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Authors: Malik, Shipra
Issue Date: 2009
Abstract: Determination of seismic velocity structure of crust and upper mantle of the earth is one of the major objectives of seismology. Accurate velocity information is necessary for a variety of purposes, including the location of earthquakes, the determination of the composition and origin of theouter layers of the earth, andtheinterpretation of large-scale tectonics. While lot of advancement has taken place in instrumentation and digital data acquisition has the capabilities to mark the arrivals with requisite accuracies, the velocity modeling has been lacking in the past for accurate estimation of locations and to make use of relatively more accurate phase arrival data. Taking advantage of the high rate of occurrence of microearthquakes, an attempt has been made in the present study to estimate the crustal velocity structure in Garhwal Himalaya. The main objective of the present study has been to revisit the current velocity structures available for the Garhwal Himalaya and propose a crustal velocity structure based on the earthquake data acquired from this region. Local Earthquake Tomography (LET) technique has been used in the present study which uses simultaneous inversion for hypocenter and seismic velocity parameters to minimize the data misfit. The earth structure has been represented in 3-D by velocity at discrete points, and velocity at any intervening point is determined by linear interpolation among the surrounding eight grid points. The data acquired through a local seismological network in the Garhwal Himalaya deployed byDepartment of Earthquake Engineering, IIT Roorkee has been used in the present study. 1-D analyses has been carried out to estimate minimal 1-D models using VELEST by considering three ofthe 1-D velocity models from past studies carried out by in various workers for Himalayas. Based on the output of the 1-D analysis an average 1-D crustal velocity model has beenproposed for Garhwal Himalaya. The three 1-D crustal velocity models thus estimated using 1-D analyses and the proposed 1-D crustal velocity model are then used separately as minimum 1-D velocity models for estimation of 3-D crustal velocity structure for Garhwal Himalaya. The 3-D crustal velocity structure has been estimated using linearized inversion using LET. The grid point locations with respect to the center of the coordinate system have been chosen iteratively based on the earthquake locations and tectonic features in the area. The resolution matrix, derivative weighted sum (proportional to number of rays that sample each cell) and hit counts (number ofrays that traverse a specific cell) shows that the profiles falling inthe center ofthe grid and in the upper layers are well resolved. Further, the whole grid was rotated by 45° to get the grids perpendicular to the predominant direction ofthe seismogenic features in the Garhwal Himalaya. The comparison of resolution matrix, derivative weighted sum and hit counts shows better results in later case. An endeavor has been made to validate the results by comparing the velocity distribution patterns observed in the estimated 3-D crustal velocity structures with the surface manifestations of the tectonic features. Velocity profiles along the grid lines have been used for matching the geological and tectonic features in the Garhwal Himalaya. Further, the traverses reported by Valdiya (1980) elucidating the lithotectonic settings have been also compared with the depth profiles obtained through 3-D crustal velocity structure analyses. The comparison reveals the depth wise behavior ofsurface manifestations ofthe geological features namely, Basul Thrust, Srinagar Thrust, Dunda Thrust, Main Boundary Thrust, Main IV Central Thrust and Dunda Fault. Further, out of sequence thrust which is Srinagar thrust is found to be dipping southerly in many of the profiles. The 3-D velocity structure reveals a variation in velocities at a depth of about 10-20 km in almost all the profiles which can be attributed to the detachment (decollement) surface as reported in earlier studies throughout the Himalayas. The transition zone at detachment surface is found to be about 10 km thick with a velocity contrast of about 5.6 km/sec at the top and about 6.0 km/sec at the bottom. The undulating pattern observed in the vertical profiles reveals that detachment surface is not an even surface and possibly participating in the tectonic process. Further, the depth sections of contemporary seismicity have been overlaid on the vertical profiles which reveal that most of the features are seismically active. Based on the matching of the 3-D crustal velocity structure with the existing geological and tectonic features and relatively higher values of resolving parameters (KHIT, DWS and RESOLUTION) the 3-D Model IV estimated using the average 1-D velocity model (Model IV) has been proposed for Garhwal Himalaya. The 3-D crustal velocity structure estimated in the present study will be useful for accurately locating the earthquakes in the area for better seismotectonic modeling which in turn is useful in seismic hazard assessment and mitigation.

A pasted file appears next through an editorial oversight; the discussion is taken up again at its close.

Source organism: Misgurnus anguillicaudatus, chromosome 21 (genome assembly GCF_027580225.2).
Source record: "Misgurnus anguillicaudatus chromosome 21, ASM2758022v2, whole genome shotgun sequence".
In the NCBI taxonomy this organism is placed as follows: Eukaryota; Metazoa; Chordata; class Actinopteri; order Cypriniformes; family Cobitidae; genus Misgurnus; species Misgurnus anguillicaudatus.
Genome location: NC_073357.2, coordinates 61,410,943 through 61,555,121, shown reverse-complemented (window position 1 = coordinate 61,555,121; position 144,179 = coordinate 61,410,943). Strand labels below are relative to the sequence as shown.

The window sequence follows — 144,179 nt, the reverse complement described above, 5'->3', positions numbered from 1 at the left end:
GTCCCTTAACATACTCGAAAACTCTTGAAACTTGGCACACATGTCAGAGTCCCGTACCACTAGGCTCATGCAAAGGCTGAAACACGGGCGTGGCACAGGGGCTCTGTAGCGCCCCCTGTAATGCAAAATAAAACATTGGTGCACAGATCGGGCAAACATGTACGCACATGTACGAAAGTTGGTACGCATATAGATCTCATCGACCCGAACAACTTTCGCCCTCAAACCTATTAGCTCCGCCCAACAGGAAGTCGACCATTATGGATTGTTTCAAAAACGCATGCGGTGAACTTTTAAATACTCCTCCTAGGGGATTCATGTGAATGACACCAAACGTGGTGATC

Other Identifiers: Ph.D
Appears in Collections:DOCTORAL THESES (Earthquake Engg)

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